In fact, a very good argument can be made that Israel has reacted very disproportionally against its own interests and in the interests of saving Arab lives. The sad thing that I have noticed about the Left, Dagon, is the zeal with which it swallows enemy propoganda hook, line and sinker because it confirms what it wants to believe, a zeal surpassed only by its quickness to dismiss their own country, civilization and peoples. Whether enablers or cheerleaders, they represent a 5th column that does not deserve freedom and democracy.

  • dagon

    zhombre,

    “Then, using Algeria as an example, we should be encouraging military dictatorships, internecine violence and civil war within Islamic countries? Boots on the ground are OK as long as they are not our boots?”

    –that’s not what i said and not what i’m suggesting. i think you know that.

    but to be fair, we HAVE been encouring military dictatorships, internecine violence and civil war within islamic countries for quite some time now. since you’re such a fan of realpoltik, i’m assuming that this is a scenario that YOU would favor: shah of iran, hause of saud, musharref in pakistan, etc.

    peace

  • dagon

    danny

    “The sad thing that I have noticed about the Left, Dagon, is the zeal with which it swallows enemy propoganda hook, line and sinker because it confirms what it wants to believe, a zeal surpassed only by its quickness to dismiss their own country, civilization and peoples”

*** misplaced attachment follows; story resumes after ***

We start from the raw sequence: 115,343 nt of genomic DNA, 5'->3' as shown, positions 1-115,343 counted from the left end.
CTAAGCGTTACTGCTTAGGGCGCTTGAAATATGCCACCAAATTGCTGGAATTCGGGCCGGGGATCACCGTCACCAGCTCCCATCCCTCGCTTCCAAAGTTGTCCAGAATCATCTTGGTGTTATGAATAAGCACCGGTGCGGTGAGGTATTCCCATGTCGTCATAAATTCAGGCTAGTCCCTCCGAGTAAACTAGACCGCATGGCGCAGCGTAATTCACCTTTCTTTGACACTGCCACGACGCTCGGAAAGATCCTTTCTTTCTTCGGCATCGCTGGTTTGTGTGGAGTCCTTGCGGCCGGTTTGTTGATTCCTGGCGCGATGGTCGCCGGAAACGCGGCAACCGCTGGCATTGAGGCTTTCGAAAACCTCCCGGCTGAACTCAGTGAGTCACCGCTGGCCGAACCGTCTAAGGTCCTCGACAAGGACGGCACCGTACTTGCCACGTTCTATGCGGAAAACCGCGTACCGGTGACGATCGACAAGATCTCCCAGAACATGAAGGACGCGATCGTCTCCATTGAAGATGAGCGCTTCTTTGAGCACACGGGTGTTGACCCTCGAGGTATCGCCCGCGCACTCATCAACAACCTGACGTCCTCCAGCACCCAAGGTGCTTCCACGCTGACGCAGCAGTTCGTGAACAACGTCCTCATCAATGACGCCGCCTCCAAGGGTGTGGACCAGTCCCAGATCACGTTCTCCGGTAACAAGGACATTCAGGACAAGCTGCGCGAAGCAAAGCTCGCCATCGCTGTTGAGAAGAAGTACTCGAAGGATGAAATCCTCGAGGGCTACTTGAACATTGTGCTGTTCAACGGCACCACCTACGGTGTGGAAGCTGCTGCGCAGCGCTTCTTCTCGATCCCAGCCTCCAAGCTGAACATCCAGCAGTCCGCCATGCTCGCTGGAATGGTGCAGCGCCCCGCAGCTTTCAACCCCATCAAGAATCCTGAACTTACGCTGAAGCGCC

spare me, take a look in the mirror and say the same thing to yourself and see how much mileage you get.

    no one is the last word on how much damage israel inflicted, but here’s a couter argument:

    http://makeashorterlink.com/?I1DD4219D

    peace

  • Ymarsakar

    I think what you’re missing Zhombre is that Dagon actually prefers stomping out terrorism using Algerian tactics. However, he believes those successes were because of police action, police action that accrued no collateral damage.

    We know better, so the question is, does Dagon realize that he is advocating secret police gestapo tactics or does Dagon really believe the kind of police action he favors really could stop an Algerian type terroist scenario?

    I think the President of Pakistan has been pretty clear about his loyalties and limitations, and he also sees clearly his own personal situation. Dagon somehow translates believing the word of Arab leaders to mean “bomb anyone we don’t like”. What kind of blind bigotry are we dealing with here?

    kMore later

    http://www.benadorassociates.com/article/5273

    Abvout algeria

  • zhombre

    I’m hardly a “fan of realpolitik.” But presume whatever you want. Have a nice day, Dagon.

  • dagon

    zhombre,

    you too

    peace

  • Ymarsakar